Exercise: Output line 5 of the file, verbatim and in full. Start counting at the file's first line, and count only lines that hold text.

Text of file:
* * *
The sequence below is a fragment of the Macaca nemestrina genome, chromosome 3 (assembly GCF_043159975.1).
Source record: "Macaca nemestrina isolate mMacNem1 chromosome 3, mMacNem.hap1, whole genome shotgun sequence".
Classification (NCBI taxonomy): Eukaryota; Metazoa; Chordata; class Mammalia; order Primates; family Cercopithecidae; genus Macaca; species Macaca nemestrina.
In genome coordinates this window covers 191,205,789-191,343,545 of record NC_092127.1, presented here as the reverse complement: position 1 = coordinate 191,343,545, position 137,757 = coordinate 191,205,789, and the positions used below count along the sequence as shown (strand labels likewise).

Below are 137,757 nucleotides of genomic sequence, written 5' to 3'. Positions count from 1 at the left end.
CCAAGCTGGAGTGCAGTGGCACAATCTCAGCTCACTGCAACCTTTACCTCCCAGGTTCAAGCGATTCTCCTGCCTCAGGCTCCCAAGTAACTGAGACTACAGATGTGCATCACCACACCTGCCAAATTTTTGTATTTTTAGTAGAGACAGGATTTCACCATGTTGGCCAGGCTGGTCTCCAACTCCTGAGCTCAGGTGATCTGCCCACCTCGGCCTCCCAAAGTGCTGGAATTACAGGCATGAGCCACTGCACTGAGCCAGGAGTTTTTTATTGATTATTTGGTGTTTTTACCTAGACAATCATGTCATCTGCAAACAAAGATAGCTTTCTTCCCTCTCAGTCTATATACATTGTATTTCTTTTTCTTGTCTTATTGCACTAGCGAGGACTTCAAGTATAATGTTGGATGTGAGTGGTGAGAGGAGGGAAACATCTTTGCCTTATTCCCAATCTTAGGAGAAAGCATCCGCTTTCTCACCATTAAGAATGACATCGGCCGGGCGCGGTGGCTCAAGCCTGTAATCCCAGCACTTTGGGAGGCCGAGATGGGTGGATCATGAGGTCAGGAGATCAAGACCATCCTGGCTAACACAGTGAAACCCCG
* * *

Below are 137,757 nucleotides of genomic sequence, written 5' to 3'. Positions count from 1 at the left end.